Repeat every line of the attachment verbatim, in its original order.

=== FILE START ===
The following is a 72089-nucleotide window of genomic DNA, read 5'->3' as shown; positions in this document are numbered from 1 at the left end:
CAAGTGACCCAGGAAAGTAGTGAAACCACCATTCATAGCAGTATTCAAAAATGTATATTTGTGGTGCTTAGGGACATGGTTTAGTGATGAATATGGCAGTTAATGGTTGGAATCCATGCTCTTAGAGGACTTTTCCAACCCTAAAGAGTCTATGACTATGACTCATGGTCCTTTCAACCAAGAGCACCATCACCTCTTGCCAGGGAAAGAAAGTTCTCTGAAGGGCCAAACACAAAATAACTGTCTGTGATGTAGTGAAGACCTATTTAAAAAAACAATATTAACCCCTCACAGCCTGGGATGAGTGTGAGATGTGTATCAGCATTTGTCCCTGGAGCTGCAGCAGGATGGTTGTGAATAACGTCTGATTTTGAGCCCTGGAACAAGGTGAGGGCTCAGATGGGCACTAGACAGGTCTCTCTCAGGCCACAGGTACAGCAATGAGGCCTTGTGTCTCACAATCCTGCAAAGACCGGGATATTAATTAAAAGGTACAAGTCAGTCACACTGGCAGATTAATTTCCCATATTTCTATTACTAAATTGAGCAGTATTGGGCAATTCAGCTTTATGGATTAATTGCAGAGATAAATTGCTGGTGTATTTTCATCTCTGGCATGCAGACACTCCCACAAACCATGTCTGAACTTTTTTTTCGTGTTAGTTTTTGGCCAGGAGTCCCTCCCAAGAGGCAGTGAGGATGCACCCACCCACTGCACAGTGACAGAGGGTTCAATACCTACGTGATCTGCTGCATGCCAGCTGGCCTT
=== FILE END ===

The following is a 72089-nucleotide window of genomic DNA, read 5'->3' as shown; positions in this document are numbered from 1 at the left end:
CAAGTGACCCAGGAAAGTAGTGAAACCACCATTCATAGCAGTATTCAAAAATGTATATTTGTGGTGCTTAGGGACATGGTTTAGTGATGAATATGGCAGTTAATGGTTGGAATCCATGCTCTTAGAGGACTTTTCCAACCCTAAAGAGTCTATGACTATGACTCATGGTCCTTTCAACCAAGAGCACCATCACCTCTTGCCAGGGAAAGAAAGTTCTCTGAAGGGCCAAACACAAAATAACTGTCTGTGATGTAGTGAAGACCTATTTAAAAAAACAATATTAACCCCTCACAGCCTGGGATGAGTGTGAGATGTGTATCAGCATTTGTCCCTGGAGCTGCAGCAGGATGGTTGTGAATAACGTCTGATTTTGAGCCCTGGAACAAGGTGAGGGCTCAGATGGGCACTAGACAGGTCTCTCTCAGGCCACAGGTACAGCAATGAGGCCTTGTGTCTCACAATCCTGCAAAGACCGGGATATTAATTAAAAGGTACAAGTCAGTCACACTGGCAGATTAATTTCCCATATTTCTATTACTAAATTGAGCAGTATTGGGCAATTCAGCTTTATGGATTAATTGCAGAGATAAATTGCTGGTGTATTTTCATCTCTGGCATGCAGACACTCCCACAAACCATGTCTGAACTTTTTTTTCGTGTTAGTTTTTGGCCAGGAGTCCCTCCCAAGAGGCAGTGAGGATGCACCCACCCACTGCACAGTGACAGAGGGTTCAATACCTACGTGATCTGCTGCATGCCAGCTGGCCTT